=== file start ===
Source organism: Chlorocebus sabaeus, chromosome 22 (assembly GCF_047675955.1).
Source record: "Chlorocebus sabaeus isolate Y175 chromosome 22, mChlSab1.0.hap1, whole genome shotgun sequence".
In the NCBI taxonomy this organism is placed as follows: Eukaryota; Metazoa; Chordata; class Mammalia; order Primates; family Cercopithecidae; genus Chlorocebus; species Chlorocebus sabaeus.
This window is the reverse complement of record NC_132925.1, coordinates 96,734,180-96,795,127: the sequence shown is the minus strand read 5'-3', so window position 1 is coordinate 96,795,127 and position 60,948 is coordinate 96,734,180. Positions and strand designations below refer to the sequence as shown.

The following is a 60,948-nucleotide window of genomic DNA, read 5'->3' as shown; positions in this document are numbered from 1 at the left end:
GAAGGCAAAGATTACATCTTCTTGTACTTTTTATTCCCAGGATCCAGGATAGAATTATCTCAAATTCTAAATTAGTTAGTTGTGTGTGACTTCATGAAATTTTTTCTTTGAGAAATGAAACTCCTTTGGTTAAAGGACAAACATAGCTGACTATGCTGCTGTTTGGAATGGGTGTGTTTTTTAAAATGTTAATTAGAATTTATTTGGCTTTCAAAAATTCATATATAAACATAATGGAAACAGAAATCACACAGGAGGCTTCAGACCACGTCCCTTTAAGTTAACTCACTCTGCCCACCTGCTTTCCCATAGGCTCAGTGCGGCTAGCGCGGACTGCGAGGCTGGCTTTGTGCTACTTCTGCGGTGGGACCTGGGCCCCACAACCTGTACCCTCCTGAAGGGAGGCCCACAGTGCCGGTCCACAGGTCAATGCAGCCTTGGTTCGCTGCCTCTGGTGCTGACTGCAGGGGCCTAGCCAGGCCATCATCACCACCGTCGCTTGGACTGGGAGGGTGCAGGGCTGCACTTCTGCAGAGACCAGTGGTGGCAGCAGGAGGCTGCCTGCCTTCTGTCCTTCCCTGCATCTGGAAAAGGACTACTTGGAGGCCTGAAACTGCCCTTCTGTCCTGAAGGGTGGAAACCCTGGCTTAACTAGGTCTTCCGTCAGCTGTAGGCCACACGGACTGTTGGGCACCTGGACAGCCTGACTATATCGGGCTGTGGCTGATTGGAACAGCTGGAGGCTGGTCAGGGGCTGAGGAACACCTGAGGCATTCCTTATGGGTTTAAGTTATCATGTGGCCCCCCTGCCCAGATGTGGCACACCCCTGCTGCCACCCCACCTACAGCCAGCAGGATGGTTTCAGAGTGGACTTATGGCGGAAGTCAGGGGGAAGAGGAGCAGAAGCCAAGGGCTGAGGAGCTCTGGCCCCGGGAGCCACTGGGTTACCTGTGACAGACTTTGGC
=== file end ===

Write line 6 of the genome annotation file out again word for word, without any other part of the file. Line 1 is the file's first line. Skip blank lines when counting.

GAAGGCAAAGATTACATCTTCTTGTACTTTTTATTCCCAGGATCCAGGATAGAATTATCTCAAATTCTAAATTAGTTAGTTGTGTGTGACTTCATGAAATTTTTTCTTTGAGAAATGAAACTCCTTTGGTTAAAGGACAAACATAGCTGACTATGCTGCTGTTTGGAATGGGTGTGTTTTTTAAAATGTTAATTAGAATTTATTTGGCTTTCAAAAATTCATATATAAACATAATGGAAACAGAAATCACACAGGAGGCTTCAGACCACGTCCCTTTAAGTTAACTCACTCTGCCCACCTGCTTTCCCATAGGCTCAGTGCGGCTAGCGCGGACTGCGAGGCTGGCTTTGTGCTACTTCTGCGGTGGGACCTGGGCCCCACAACCTGTACCCTCCTGAAGGGAGGCCCACAGTGCCGGTCCACAGGTCAATGCAGCCTTGGTTCGCTGCCTCTGGTGCTGACTGCAGGGGCCTAGCCAGGCCATCATCACCACCGTCGCTTGGACTGGGAGGGTGCAGGGCTGCACTTCTGCAGAGACCAGTGGTGGCAGCAGGAGGCTGCCTGCCTTCTGTCCTTCCCTGCATCTGGAAAAGGACTACTTGGAGGCCTGAAACTGCCCTTCTGTCCTGAAGGGTGGAAACCCTGGCTTAACTAGGTCTTCCGTCAGCTGTAGGCCACACGGACTGTTGGGCACCTGGACAGCCTGACTATATCGGGCTGTGGCTGATTGGAACAGCTGGAGGCTGGTCAGGGGCTGAGGAACACCTGAGGCATTCCTTATGGGTTTAAGTTATCATGTGGCCCCCCTGCCCAGATGTGGCACACCCCTGCTGCCACCCCACCTACAGCCAGCAGGATGGTTTCAGAGTGGACTTATGGCGGAAGTCAGGGGGAAGAGGAGCAGAAGCCAAGGGCTGAGGAGCTCTGGCCCCGGGAGCCACTGGGTTACCTGTGACAGACTTTGGC